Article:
If you have the capacity you can try to stop another person's negativity. Because your motivation is to correct the situation, it is not negative. So you cannot say in Buddhism there is the "thou shalt not" kind of dogma. Rather, you should always try to gage your activity from your motivation and from your endeavors and relationship with the world around you.
The main point is that one realizes that realization of the mind is the most important thing. And in that, don't limit that to just intellectual mind. The intellectual side of our mind is a very shallow part of the mind. Mind, for a Buddhist, means the whole depth and gambit of experience. It is much more encompassing and understanding. So you can have an intellectual mind, but you also have a feeling mind as in good and bad feelings, you have a conscious energy which is the vehicle upon which the awareness, the mind rides. So mind should be understood in a very large interpretation.
Continuous mind is one thing that was written by Trinley Norbu Rinpoche. He is from the ningmapa tradition. They have beautiful exposition on the realizations of the mind. It is a wonderful presentation.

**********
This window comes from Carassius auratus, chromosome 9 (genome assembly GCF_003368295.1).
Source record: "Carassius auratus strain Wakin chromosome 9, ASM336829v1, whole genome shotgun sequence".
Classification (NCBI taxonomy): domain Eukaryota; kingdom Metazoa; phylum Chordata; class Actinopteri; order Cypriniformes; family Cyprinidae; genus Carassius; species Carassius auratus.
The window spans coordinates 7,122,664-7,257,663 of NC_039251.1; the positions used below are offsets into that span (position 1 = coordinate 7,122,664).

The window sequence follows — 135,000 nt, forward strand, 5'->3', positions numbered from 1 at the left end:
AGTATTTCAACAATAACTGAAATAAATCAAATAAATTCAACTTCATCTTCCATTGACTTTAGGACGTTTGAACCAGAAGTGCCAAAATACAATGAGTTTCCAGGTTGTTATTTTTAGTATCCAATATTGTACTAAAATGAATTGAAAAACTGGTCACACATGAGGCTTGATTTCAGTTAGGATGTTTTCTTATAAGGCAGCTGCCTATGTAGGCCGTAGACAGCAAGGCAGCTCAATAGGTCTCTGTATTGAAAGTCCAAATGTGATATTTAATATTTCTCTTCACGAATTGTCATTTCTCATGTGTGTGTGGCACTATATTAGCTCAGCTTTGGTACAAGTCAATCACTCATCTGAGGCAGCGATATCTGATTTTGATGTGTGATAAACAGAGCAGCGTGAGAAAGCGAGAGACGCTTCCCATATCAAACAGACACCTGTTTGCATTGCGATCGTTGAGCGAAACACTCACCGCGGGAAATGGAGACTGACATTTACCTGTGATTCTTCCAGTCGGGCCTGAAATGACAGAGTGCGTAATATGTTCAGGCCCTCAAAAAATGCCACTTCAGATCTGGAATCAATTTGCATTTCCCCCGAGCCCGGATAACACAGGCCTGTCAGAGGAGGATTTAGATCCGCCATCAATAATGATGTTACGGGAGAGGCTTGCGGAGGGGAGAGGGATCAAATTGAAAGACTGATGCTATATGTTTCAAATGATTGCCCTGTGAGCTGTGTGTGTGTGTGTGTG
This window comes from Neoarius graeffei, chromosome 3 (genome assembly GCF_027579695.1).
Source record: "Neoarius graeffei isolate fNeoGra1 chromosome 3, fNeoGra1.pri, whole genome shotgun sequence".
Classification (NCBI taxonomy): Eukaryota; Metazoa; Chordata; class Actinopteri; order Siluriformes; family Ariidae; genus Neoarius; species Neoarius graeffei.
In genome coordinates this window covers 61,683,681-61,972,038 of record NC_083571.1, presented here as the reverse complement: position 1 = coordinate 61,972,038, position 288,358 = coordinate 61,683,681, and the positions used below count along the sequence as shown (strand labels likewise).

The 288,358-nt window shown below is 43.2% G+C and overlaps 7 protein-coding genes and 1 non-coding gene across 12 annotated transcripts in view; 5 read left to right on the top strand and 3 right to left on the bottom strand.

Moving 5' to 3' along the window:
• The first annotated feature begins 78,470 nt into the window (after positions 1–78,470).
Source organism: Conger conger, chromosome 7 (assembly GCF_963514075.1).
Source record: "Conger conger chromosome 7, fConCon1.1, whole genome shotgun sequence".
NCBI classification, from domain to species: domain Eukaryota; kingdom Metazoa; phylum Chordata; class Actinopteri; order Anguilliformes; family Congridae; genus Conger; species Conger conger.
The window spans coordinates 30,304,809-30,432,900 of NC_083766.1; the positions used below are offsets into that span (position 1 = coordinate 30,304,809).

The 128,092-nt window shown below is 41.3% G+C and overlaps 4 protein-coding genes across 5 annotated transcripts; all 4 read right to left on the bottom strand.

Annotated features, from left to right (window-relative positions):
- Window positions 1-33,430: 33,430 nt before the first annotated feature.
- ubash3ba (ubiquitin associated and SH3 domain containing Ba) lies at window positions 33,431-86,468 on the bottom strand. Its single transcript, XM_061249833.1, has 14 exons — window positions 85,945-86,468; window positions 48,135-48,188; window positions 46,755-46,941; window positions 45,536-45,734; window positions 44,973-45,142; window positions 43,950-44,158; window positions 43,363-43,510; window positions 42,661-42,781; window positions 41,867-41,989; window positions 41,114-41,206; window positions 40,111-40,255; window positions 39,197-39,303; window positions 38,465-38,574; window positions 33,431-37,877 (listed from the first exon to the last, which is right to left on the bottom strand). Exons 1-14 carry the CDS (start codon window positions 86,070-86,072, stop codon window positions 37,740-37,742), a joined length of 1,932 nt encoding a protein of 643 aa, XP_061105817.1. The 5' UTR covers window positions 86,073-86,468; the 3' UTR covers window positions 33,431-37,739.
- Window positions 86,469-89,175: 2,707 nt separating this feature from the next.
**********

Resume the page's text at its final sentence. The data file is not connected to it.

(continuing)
I thought since the series of teachings has been on inner realization, in reading this I loved it so I thought I would share it with you!
In the undeluded purity, self appearance, there are no names for love and faith.
But since all sentient beings grasp at the uncatchable display appearance, all our phenomena become heavy and substantial and we create the duality o self and others, the concepts of ordinary mind, and the karmic delusions of habit. Since all habit belongs to either deluded panic, or the noble path of enlightenment, it is best to develop the positive path to enlightenment that always creates the positive energy of love and faith. Until we attain the selfless appearance of the Buddhas, love and faith share the same essence of deep caring. The only difference is that love is aimed toward sentient beings, including those less fortunate than ourselves, which faith is aimed towards sublime beings, including all buddhas and enlightened guides. The nature of love is to give positive energy to others in order to benefit them, to release them from suffering. The nature of faith is to trust in sublime beings in order to receive the blessings of wisdom energy that benefits oneself and others. True faith creates the vast love and compassion that benefits countless sentient beings.